The China-friendly Czech President Miloš Zeman will soon be out of office, spelling the end of the Czech courting of Beijing over the previous decade.
China Loses its Loudest Supporter
Miloš Zeman, a former prime minister who staged a successful political comeback and won the first direct elections for the Czech president in 2013 will be retiring after his second term due to constitutional limits.
Zeman’s tenure has been marred by controversy, both in domestic and foreign policy arenas. In terms of the latter, it was Zeman’s China policy that has been one of the most defining but also contested aspects of this presidency.
During his two terms in office, Zeman championed a close relationship with China under the banner of economic diplomacy, dismissing concerns about human rights. The president traveled to China five times and if it was not for the COVID-19 pandemic and his poor health, he would have likely visited China again.
Zeman has even appointed a Chinese advisor – Ye Jianming – founder and chairman of the company CEFC, which promised multi-billion investment in the Czech Republic. Ye Jianming was later investigated by Chinese authorities based on suspicion of economic crimes and has still not been seen since his disappearance in 2018. CEFC, which managed to build close links with key business and political leaders in the Czech Republic, went the way of its founder and was dissolved soon after.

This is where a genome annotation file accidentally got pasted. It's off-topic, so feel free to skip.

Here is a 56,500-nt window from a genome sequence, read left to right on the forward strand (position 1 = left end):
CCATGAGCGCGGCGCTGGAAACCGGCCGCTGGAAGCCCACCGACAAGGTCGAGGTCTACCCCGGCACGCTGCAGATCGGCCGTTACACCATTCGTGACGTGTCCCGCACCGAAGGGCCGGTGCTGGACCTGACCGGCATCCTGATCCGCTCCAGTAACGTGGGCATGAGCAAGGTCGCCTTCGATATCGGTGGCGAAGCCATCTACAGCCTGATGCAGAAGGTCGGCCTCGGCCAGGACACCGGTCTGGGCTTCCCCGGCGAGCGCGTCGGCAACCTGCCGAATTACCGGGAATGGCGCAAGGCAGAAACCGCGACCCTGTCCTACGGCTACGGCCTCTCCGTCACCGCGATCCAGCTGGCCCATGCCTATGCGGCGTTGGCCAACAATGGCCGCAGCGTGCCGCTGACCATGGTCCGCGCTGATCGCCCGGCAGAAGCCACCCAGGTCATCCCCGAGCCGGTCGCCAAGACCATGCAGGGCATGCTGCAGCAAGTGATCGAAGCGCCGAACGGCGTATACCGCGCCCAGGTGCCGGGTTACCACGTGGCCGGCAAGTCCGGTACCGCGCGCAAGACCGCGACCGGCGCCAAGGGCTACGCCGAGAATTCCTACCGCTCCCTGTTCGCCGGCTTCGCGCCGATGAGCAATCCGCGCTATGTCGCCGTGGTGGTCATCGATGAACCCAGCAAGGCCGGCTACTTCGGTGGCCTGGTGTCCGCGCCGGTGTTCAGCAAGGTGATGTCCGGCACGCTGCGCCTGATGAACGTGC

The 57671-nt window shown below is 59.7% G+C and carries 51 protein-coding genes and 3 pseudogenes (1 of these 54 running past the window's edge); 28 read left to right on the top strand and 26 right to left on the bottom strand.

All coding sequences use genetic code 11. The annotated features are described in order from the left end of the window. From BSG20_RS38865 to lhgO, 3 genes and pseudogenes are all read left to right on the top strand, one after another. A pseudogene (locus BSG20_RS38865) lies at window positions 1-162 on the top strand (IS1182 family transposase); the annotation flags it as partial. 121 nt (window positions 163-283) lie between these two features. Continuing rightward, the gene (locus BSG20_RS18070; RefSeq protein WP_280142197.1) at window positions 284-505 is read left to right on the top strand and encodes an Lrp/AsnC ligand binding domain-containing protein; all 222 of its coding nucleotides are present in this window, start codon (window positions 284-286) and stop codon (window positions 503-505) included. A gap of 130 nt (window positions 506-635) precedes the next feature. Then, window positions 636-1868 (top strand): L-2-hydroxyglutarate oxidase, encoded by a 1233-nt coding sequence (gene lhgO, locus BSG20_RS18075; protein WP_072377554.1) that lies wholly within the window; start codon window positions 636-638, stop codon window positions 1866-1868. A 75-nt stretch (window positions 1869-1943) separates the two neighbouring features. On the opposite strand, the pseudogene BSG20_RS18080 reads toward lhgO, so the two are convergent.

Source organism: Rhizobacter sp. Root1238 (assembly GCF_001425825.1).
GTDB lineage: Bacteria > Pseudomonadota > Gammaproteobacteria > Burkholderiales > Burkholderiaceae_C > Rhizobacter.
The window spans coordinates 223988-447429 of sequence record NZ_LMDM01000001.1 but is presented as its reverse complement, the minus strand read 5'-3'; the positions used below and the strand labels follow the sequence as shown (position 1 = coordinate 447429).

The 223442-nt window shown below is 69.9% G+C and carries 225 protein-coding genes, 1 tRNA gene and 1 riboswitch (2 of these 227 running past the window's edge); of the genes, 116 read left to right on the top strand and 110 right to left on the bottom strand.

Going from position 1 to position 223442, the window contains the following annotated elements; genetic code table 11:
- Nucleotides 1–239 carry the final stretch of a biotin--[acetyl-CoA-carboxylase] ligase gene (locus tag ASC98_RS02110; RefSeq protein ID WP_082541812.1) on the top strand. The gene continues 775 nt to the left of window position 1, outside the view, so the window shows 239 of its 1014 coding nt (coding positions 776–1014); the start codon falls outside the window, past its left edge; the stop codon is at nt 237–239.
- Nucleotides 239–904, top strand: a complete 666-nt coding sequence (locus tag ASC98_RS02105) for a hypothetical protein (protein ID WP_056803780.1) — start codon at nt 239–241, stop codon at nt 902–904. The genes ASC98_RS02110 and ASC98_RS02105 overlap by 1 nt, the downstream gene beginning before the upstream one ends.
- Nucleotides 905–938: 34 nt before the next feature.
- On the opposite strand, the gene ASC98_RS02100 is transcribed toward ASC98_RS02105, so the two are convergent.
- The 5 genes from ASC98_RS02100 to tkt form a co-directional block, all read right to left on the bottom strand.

As scandals mounted and the promised Chinese investments largely failed to materialize, Zeman also acknowledged the mismatch between expectations and reality, referring to the lack of investment as a “speck” in bilateral relations. However, the president remained a key voice supporting China in domestic political debates, even as the successive governments became gradually less interested in wooing Beijing, and the issues of human rights, Taiwan, and other controversies became again the focal point of bilateral relations.
For example, Zeman dismissed the criticism of the Chinese company Huawei regarding its potential involvement in the construction of the 5G infrastructure in the Czech Republic, discarding the security warning issued by the National Cyber and Information Security Agency as “unsubstantiated.”
When the new government coalition of parties that have been often critical of China while in opposition formed in late 2021, there were expectations that Czech diplomacy would make dramatic foreign policy moves on China. However, in a situation of uneasy coexistence with the president, the government seems to have put its China agenda on the back burner, waiting for the end of Zeman’s term to avoid unnecessary conflict that could derail its other agenda.
From Opportunity to Threat